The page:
Billy Joe Taylor of Lavaca was charged with fraud related to COVID-19 testing as part of a nationwide investigation into health care fraud schemes that exploited the pandemic and resulted in more than $143 million in false billings, according to the U.S. Department of Justice.
The DOJ on Wednesday (May 26) announced criminal charges against 14 defendants, including 11 newly-charged defendants and three who were charged in superseding indictments, in seven U.S. federal districts for their alleged participation in the fraudulent schemes.
Taylor, 42, was charged by criminal complaint with health care fraud in connection with an alleged scheme to defraud the United States of over $88 million, including over $42 million in false and fraudulent claims during the pandemic that were billed in combination with claims that were submitted for COVID testing and other respiratory illnesses.
Taylor, the owner and operator of Vitas Laboratories and Beach Tox, two testing laboratories, allegedly used access to beneficiary and medical provider information from prior laboratory testing orders to submit fraudulent claims for urine drug tests and other laboratory tests, including respiratory pathogen panel and COVID tests, that were not ordered or performed. The complaint also alleges that hundreds of claims were submitted for beneficiaries after they had died or otherwise ceased providing samples.
“While the COVID-19 pandemic was raging, and Americans were suffering from the economic and health crisis brought on by this pandemic, these defendants were allegedly scheming to steal millions of dollars set aside to help ailing Americans through COVID-19 testing and other federal health-care programs,” Acting U.S. Attorney for the Western District of Arkansas David Clay Fowlkes said in a statement. “This case demonstrates the importance of investigating and prosecuting those who would seek to line their own pockets by stealing funds set aside to help those struggling with the symptoms of COVID-19 and other health ailments.”
Following were other defendants identified in the Wednesday announcement.
• Mark Schena, 58, of Los Altos, Calif., the president of Arrayit Corporation, is charged along with two others, the Arrayit Vice President of Marketing and the President of an Arizona marketing organization, in connection with the submission of over $70 million in false and fraudulent claims for allergy and COVID-19 testing.
• Petros Hannesyan, 36, of Burbank, Calif., was charged with the theft of government property and wire fraud in connection with $229,454 that he obtained from COVID-19 relief programs.
• Michael Stein, 35, and Leonel Palatnik, 42, both of Palm Beach County, Fla., were charged in connection with an alleged $73 million conspiracy to defraud the United States and to pay and receive health care kickbacks during the COVID-19 pandemic.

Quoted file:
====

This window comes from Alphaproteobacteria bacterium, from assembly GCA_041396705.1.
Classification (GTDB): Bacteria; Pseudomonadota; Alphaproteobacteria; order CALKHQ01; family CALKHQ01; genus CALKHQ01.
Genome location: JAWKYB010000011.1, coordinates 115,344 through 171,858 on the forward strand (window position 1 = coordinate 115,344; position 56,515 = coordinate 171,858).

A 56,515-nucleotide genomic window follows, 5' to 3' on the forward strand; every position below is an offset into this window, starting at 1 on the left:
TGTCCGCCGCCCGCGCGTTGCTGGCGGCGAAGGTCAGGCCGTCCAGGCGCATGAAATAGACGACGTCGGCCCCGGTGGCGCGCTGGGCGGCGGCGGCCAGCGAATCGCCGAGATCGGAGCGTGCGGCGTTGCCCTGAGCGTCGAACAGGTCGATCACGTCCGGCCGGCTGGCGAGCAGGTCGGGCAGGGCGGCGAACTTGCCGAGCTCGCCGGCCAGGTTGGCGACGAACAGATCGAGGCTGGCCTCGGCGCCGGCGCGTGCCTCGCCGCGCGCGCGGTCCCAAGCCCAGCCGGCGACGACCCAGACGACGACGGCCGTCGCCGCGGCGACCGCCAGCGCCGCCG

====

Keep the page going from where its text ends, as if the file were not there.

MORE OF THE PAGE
• Juan Nava Ruiz, 44, and Eric Frank, 47, both of Coral Springs, Fla., were charged for an alleged $9.3 million health care kickback scheme, along with Christopher Licata, 44, of Boca Raton, Florida, who was previously charged in a separate Indictment.
• Malena Lepetich, 38, of Belle Chase, La., was charged for an alleged $15 million scheme to commit health care fraud, to defraud the United States, and to pay and receive health care kickbacks.
• Alexander Baldonado, 65, of Queens, New York, was charged with six counts of health care fraud. Baldonado, a medical doctor, allegedly participated in an event that advertised COVID-19 testing.
• Donald Clarkin, 65, of Staten Island, N.Y., was charged in connection with a $5.4 million conspiracy to defraud the United States and pay and receive health care kickbacks.
• Peter Khaim, 41, and Arkadiy Khaimov, 38, both of Forest Hills, N.Y., who owned and controlled several New York pharmacies and sham pharmacy wholesaling companies, were charged in a superseding indictment for their participation in an alleged $45 million health care fraud, wire fraud, and money laundering scheme.
The defendants are alleged to have engaged in various health care fraud schemes designed to exploit the COVID-19 pandemic. For example, multiple defendants offered COVID tests to Medicare beneficiaries at senior living facilities, drive-through COVID testing sites, and medical offices to induce the beneficiaries to provide their personal identifying information and a saliva or blood sample. The defendants are alleged to have then misused the information and samples to submit claims to Medicare for unrelated, medically unnecessary, and far more expensive laboratory tests, including cancer genetic testing, allergy testing, and respiratory pathogen panel tests. In some cases, and as alleged, the COVID test results were not provided to the beneficiaries in a timely fashion or were not reliable, risking the further spread of the disease, and the genetic, allergy, and respiratory pathogen testing was medically unnecessary, and, in many cases, the results were not provided to the patients or their actual primary care doctors. The proceeds of the fraudulent schemes were allegedly laundered through shell corporations and used to purchase exotic automobiles and luxury real estate.
Also, the Center for Program Integrity, Centers for Medicare & Medicaid Services (CPI/CMS) announced Wednesday that it took adverse administrative actions against more than 50 medical providers for their involvement in health care fraud schemes relating to COVID-19 or abuse of CMS programs that were designed to encourage access to medical care during the pandemic.